Description and Biology
Pales weevils, Hylobius pales, overwinter as adults in the forest floor litter. (The common name is pronounced PAY-leez.) This is a very dark, elongate, oval insect up to 1/2 inch long with indistinct to distinct gray or pale orange spots of scales on the wings and thorax. Pales weevil grubs are typical legless weevil grubs with white bodies and brown heads. The adults are active in warm weather at night and hide during the day. In spring, the adults feed at night on the thin bark of conifer seedlings or near the tips of branches of larger plants before they fly to cut, damaged or recently dead pines to breed. After mating, females burrow underground to lay their eggs on the roots of these stumps and trees. They chew small niches and lay one to three eggs in each. New eggs are oval and white. Grubs tunnel downward in the roots as they mature. When mature, each grub fashions a cocoon or wood chips and pupates inside it. A new generation of weevils emerges in late summer or fall. Depending upon timing and altitude, we may have two generations of pales weevils per year in North Carolina.
Pales weevils breed in all species of pines, hemlocks, junipers, spruces, firs and cedars. It likely attacks any conifer growing near an area where pines or other conifers are harvested. The pales weevil is the most serious insect pest of pine reproduction in cutover pine land, but it readily invades landscapes. When pales weevils feed on bark, they eat it down to the wood and often girdle twigs that flag and dieback. White, crystallized resin that resembles sugar forms over the wounded twig.
Other than two parasitic fungi, little is known about biological control of pales weevils. Pyrethroid insecticides should protect conifers from weevil attack. These should be applied just as soon as the damage is first noticed. Pyrethroid insecticides labeled for landscape use are available in the plant sections of big box stores and nurseries.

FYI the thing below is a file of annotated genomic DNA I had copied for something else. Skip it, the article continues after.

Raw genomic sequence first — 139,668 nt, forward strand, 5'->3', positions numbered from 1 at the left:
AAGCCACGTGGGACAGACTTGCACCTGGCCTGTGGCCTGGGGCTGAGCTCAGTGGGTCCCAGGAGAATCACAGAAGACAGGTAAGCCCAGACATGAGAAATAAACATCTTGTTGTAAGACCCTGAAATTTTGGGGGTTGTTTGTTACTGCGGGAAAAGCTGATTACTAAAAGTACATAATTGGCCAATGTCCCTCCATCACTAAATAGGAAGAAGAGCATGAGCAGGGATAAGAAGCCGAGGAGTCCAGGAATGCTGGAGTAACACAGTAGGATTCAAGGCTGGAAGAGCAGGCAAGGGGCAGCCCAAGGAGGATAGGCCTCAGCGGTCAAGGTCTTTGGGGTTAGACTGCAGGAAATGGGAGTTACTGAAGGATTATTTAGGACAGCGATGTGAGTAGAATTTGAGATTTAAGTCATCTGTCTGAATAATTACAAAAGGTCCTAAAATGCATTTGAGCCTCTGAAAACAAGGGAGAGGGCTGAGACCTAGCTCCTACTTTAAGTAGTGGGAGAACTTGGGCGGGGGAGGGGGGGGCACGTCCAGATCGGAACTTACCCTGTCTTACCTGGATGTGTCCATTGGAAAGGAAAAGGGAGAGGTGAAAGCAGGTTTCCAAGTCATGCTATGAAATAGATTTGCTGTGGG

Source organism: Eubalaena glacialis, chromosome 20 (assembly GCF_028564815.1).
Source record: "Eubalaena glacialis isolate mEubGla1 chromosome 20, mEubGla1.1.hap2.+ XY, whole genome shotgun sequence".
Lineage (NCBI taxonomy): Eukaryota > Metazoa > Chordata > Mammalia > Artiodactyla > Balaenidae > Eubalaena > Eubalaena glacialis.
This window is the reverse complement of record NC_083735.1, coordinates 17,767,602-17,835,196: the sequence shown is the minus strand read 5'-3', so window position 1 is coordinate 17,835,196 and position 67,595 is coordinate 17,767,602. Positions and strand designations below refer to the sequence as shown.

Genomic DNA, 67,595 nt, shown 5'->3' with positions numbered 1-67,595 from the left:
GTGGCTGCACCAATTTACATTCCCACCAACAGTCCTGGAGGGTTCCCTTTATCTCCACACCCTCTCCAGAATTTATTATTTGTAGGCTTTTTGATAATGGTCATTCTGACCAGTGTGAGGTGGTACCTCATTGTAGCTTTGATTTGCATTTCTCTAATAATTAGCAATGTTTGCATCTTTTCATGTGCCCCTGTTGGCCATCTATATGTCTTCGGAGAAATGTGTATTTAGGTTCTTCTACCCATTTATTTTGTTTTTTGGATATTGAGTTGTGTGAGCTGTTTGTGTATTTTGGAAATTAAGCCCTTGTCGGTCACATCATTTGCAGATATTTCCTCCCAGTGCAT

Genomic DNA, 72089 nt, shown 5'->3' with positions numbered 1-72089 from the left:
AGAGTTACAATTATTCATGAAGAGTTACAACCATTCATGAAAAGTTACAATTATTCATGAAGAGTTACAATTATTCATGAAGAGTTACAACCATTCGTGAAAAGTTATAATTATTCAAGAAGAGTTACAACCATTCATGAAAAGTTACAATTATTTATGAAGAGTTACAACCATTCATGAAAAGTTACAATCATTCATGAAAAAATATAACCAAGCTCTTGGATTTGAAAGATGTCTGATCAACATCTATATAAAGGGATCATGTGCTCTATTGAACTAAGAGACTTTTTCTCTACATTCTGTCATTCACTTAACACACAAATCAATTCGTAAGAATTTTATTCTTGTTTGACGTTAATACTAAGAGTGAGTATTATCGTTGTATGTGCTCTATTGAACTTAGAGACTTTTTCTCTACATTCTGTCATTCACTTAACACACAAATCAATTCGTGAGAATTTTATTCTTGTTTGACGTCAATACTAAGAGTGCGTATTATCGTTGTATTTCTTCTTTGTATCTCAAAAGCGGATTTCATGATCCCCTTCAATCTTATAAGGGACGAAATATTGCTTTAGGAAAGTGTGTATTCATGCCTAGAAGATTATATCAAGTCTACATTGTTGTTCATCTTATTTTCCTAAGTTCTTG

- Pales Weevil. Anonymous. 2017 (update). PennState Extension.
- Pales Weevil. Day, E. and S. Salom. 2014. Virginia Polytechnic Institute and State University ENTO-103NP.
- Weevils. Hoffard, W. H. 2004 (update). Forest Pests: Insects, Diseases & Other Damage Agents.
- Extension Plant Pathology Publications and Factsheets
- Horticultural Science Publications
- North Carolina Agricultural Chemicals Manual
For assistance with a specific problem, contact your local Cooperative Extension Center.
This Factsheet has not been peer reviewed.
Publication date: Feb. 18, 2019
Revised: Oct. 9, 2019
Recommendations for the use of agricultural chemicals are included in this publication as a convenience to the reader. The use of brand names and any mention or listing of commercial products or services in this publication does not imply endorsement by NC State University or N.C. A&T State University nor discrimination against similar products or services not mentioned. Individuals who use agricultural chemicals are responsible for ensuring that the intended use complies with current regulations and conforms to the product label. Be sure to obtain current information about usage regulations and examine a current product label before applying any chemical. For assistance, contact your local N.C. Cooperative Extension county center.
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